Saturday, August 18, 2012

It's National Take Your Cat to the Vet Week!

Is Your Cat Due For a Checkup?

August 18-24 is National Take Your Cat to the Vet Week, according to Petfinder. While they don't expect every cat owner to get into the vet's office this week, they are reminding people to schedule a well-cat visit for a checkup. Cats should visit the veterinarian once a year, or every six months for senior cats. Yet cats only see their vets about half as often as do dogs.

A lot of us have been experiencing tight budgets, and it's easy to put off "luxuries" like veterinary care for your cats in tough times, especially when we can find so much information about cat health online. But caring properly for your furry family members is not really a luxury. And it can actually save you money in the long run by identifying health problems before they get to a critical stage.

Why endure the hassle of taking kitty to the vet when nothing's wrong? Because cats are masters at masking symptoms of illness. It's a survival tactic in the wild. So by the time kitty actually shows symptoms of an illness, the disease or condition has often progressed to the point that it's much harder (and more expensive) to treat. During a well-cat visit, your vet will give kitty a nose-to-tail checkup that can identify things like obesity that could lead to diabetes, parasites, irregular heart rhythm that could indicate cardiovascular disease, unusual growths that could be tumors, or tooth and gum disease that could damage kitty's major organs. If your vet sees your cat regularly, something that's out of the norm can more easily be identified.

Then there's the issue of vaccinations. We all know the importance of an annual rabies vaccine that is actually required by law in most places, but there are several other recommended vaccines that can spare your cat from fatal feline diseases. These include feline distemper, upper respiratory infections, and feline leukemia.

Lab work on your cat is also a good idea. This includes tests on kitty's blood, urine, and fecal matter that can identify abnormalities that may mean disease. Typical blood tests include a Complete Blood Count (CBC) that can indicate anemia, leukemia, parasites, or other infections. A blood chemistry test makes sure the levels of minerals and electrolytes in your cat's system are at the optimal levels. Urinalysis checks for things like protein, sugar, or blood cells in the urine, all of which could indicate diseases. And the fecal smear will tell whether your cat has any digestive parasites like tapeworms.

When preparing for your cat's veterinary visit, make a list of any issues you may want to discuss with the doctor. These could include changes in eating or drinking habits, litter box avoidance, unusual weight gain or loss, or any unusual behaviors you've noticed that are not normal for your cat. These can alert your vet to possible health issues for which further testing can be done. A cat who's stopped grooming may be having arthritis pain that makes it painful. Peeing in your shoes is not usually because the cat's "mad" with you, it's your cat trying to tell you that it hurts when he pees. Now's the time to ask and find a solution.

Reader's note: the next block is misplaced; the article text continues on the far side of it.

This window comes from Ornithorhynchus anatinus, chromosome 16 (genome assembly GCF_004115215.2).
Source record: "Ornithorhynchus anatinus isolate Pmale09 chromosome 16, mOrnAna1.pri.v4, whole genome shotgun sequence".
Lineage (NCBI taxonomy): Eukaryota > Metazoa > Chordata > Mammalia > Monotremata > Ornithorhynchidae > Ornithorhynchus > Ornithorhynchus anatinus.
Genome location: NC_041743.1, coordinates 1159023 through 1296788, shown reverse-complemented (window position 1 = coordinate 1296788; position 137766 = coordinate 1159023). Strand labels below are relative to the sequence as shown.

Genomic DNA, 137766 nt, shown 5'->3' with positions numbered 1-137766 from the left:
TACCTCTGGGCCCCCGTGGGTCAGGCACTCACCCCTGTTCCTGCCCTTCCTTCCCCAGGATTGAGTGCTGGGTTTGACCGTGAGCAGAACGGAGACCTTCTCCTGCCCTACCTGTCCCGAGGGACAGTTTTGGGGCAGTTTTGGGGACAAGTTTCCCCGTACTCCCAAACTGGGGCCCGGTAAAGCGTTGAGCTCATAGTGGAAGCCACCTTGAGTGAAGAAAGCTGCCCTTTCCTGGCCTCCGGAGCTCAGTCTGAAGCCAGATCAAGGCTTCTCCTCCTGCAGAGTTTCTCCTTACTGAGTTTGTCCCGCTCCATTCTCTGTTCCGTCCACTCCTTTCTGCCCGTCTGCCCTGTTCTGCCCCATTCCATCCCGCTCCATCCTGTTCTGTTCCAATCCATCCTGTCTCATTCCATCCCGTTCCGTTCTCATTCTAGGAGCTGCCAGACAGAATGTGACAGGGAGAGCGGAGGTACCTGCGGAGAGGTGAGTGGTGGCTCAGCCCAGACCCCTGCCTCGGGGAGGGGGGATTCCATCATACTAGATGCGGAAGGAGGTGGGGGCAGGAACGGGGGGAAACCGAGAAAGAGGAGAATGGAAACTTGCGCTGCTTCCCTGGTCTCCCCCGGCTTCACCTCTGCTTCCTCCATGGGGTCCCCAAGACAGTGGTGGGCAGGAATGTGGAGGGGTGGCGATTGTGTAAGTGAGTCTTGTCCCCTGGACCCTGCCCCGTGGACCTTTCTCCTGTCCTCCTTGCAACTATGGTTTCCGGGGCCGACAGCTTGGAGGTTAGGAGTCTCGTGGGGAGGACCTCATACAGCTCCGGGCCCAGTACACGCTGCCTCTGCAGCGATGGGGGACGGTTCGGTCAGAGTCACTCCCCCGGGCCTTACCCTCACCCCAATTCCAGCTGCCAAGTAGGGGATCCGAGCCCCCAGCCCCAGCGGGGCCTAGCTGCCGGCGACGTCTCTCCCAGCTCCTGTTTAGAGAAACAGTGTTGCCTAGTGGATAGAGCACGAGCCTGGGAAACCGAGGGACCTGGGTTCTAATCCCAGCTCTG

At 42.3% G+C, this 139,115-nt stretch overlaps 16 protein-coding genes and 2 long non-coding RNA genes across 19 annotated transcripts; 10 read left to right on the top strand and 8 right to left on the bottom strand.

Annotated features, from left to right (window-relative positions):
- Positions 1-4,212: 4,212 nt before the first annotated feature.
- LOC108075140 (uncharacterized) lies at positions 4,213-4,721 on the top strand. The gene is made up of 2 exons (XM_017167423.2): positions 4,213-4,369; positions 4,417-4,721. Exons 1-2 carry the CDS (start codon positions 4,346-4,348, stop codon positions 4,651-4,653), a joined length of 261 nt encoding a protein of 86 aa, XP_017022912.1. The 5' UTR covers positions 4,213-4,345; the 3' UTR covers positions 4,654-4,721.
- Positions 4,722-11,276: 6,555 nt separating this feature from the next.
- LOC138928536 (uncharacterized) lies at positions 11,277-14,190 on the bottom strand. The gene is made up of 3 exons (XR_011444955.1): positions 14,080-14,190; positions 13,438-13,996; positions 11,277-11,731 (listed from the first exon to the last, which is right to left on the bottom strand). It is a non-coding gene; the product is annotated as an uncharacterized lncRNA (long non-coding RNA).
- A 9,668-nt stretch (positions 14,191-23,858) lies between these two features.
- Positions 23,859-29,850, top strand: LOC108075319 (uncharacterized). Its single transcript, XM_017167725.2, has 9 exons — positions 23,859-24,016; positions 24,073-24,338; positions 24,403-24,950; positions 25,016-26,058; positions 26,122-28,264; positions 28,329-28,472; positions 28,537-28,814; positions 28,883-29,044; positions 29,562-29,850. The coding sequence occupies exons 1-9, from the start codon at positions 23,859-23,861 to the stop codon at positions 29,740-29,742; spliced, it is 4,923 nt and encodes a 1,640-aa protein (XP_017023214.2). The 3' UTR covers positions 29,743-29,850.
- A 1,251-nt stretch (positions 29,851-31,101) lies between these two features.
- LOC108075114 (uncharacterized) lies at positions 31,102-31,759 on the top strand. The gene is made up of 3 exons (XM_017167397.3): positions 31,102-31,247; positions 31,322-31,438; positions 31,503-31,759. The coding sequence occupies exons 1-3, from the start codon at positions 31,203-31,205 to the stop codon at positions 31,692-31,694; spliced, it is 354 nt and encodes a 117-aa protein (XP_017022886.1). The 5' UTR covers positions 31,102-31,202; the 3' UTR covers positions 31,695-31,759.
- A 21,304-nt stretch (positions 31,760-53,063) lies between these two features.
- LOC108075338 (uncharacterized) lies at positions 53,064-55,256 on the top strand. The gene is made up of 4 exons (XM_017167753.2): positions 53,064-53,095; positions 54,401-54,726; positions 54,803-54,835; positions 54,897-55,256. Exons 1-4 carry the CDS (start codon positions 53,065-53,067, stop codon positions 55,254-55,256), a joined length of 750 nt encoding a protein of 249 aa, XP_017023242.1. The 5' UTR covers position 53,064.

Your vet is also a good source of the latest products to protect your cat from fleas, ticks, and heartworms. While we do carry some flea and tick preventatives on Old Maid Cat Lady, there are many options available for which we don't yet have a supplier, so if you can't find what you need on our site, your vet probably has it.

And what about getting kitty into the carrier and the wounds you will undoubtedly incur as a result? Getting your cats used to going places in a carrier when they're young will help, and making sure those places aren't always places poking and prodding them is even better! Many cats don't care for being moved when they're not the ones in control of the motion, so car rides are on their no-no list. But increasingly, cats are being taken for rides in strollers and sitting in car booster seats that used to be reserved for dogs. If you have to make a quick run to the bank drive-through and are coming right back home, why not take the cats with you? They may even get a treat, and the tellers will enjoy seeing them. Make sure they're in harnesses and strapped in securely, for their protection, but nothing's wrong with getting cats used to car rides.

So no more excuses! Get those kitties' vet appointments scheduled this week!

Keep your cats healthy in between vet visits with products from Old Maid Cat Lady's Health Time section. If you use a holistic veterinarian, you'll find many of their recommendations in this section of the site. There are even some lists of the most common ailments afflicting cats, and lots of educational material in some of the categories of health products.

Friday, August 17, 2012

Another Black Cat Story

It's Black Cat Appreciation Day!

I've already commented on Facebook and Twitter today that my first cat was a black cat, and posted a photo of him drinking from a bird bath in my back yard. But he wasn't the only black cat to come into my life.

One chilly winter evening when I lived in my fabulous apartment on the river, I heard a cat meowing at top volume outside my front door. Opening it, I found a large black tomcat -- obviously a tomcat -- who was very talkative and friendly. I petted him a little and went in to get him a little of my cats' dry food, which he gobbled up hungrily.

"He's probably also thirsty," I reasoned, bringing him a dish of clean water. "And it's going to get awfully cold tonight; he needs a warm place to sleep."